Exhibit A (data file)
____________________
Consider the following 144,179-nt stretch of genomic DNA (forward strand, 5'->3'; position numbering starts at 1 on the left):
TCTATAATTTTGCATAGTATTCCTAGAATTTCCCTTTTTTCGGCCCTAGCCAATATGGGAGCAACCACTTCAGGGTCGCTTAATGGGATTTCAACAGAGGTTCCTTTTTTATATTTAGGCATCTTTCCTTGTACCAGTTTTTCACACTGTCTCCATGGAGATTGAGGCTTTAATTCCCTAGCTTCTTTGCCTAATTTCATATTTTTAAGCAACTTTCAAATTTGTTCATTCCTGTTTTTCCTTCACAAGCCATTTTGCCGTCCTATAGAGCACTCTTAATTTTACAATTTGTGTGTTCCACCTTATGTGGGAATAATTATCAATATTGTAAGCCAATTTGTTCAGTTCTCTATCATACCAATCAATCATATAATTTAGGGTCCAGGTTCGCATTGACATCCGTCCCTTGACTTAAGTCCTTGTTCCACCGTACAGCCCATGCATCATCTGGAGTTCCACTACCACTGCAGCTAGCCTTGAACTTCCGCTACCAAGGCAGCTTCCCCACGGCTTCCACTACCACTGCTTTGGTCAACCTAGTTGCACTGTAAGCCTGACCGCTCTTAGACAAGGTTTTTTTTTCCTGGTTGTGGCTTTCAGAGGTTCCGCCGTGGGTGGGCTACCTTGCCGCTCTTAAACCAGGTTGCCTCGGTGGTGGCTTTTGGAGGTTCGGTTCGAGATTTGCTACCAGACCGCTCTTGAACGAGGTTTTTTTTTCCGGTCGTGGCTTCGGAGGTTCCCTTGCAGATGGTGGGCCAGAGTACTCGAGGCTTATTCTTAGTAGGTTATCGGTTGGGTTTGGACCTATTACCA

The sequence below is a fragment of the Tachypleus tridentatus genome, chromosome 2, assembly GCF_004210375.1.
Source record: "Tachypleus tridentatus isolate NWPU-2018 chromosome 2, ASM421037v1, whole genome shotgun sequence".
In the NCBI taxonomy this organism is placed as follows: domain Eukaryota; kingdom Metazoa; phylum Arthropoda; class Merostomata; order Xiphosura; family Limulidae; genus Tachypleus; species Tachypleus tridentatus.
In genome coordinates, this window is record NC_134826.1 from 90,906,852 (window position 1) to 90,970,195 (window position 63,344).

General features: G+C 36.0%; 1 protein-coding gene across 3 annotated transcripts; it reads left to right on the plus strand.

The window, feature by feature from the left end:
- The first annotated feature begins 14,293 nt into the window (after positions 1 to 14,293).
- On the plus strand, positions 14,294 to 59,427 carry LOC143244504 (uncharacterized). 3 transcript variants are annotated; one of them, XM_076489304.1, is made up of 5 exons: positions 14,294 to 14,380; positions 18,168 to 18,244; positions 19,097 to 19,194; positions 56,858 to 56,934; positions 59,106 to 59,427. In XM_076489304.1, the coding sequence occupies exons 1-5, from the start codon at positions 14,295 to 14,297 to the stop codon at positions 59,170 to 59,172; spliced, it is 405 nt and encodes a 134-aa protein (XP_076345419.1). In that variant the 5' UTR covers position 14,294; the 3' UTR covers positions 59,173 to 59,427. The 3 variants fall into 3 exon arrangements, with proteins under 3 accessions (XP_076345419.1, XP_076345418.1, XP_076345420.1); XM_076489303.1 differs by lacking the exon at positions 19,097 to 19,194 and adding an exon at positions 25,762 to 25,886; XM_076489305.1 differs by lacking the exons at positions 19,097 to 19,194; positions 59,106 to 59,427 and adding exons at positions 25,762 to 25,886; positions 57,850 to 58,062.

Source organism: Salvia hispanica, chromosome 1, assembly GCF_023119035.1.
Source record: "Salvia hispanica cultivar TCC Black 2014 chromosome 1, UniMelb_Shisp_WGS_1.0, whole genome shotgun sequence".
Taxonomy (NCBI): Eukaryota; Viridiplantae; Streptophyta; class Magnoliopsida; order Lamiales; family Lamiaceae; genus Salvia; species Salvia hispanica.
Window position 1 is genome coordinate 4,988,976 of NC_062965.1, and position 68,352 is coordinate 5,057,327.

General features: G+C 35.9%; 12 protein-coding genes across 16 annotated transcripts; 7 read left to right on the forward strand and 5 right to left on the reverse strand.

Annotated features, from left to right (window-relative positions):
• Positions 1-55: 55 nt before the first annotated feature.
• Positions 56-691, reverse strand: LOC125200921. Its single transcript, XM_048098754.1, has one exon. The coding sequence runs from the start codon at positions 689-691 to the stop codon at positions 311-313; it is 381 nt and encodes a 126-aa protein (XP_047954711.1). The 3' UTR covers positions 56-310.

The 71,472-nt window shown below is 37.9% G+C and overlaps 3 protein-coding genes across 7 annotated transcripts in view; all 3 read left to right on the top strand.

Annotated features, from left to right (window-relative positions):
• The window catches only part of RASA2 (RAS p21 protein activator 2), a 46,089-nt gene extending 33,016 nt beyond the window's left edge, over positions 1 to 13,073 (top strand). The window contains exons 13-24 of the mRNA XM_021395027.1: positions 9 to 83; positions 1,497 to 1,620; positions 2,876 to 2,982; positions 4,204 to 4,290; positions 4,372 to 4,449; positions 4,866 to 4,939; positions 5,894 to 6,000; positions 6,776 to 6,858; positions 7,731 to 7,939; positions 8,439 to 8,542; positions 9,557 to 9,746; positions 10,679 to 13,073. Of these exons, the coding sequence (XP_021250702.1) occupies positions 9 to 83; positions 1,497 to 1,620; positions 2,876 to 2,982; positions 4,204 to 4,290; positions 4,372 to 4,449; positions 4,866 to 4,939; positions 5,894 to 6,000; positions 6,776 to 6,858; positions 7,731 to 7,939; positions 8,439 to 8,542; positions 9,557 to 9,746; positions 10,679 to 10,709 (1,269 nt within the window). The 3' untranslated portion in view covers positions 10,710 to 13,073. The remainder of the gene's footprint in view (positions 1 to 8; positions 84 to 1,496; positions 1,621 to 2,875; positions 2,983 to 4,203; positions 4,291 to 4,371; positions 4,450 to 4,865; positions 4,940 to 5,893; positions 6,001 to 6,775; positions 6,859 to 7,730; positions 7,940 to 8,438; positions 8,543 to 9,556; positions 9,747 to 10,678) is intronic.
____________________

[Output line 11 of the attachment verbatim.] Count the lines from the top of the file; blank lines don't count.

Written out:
Source organism: Salvia hispanica, chromosome 1, assembly GCF_023119035.1.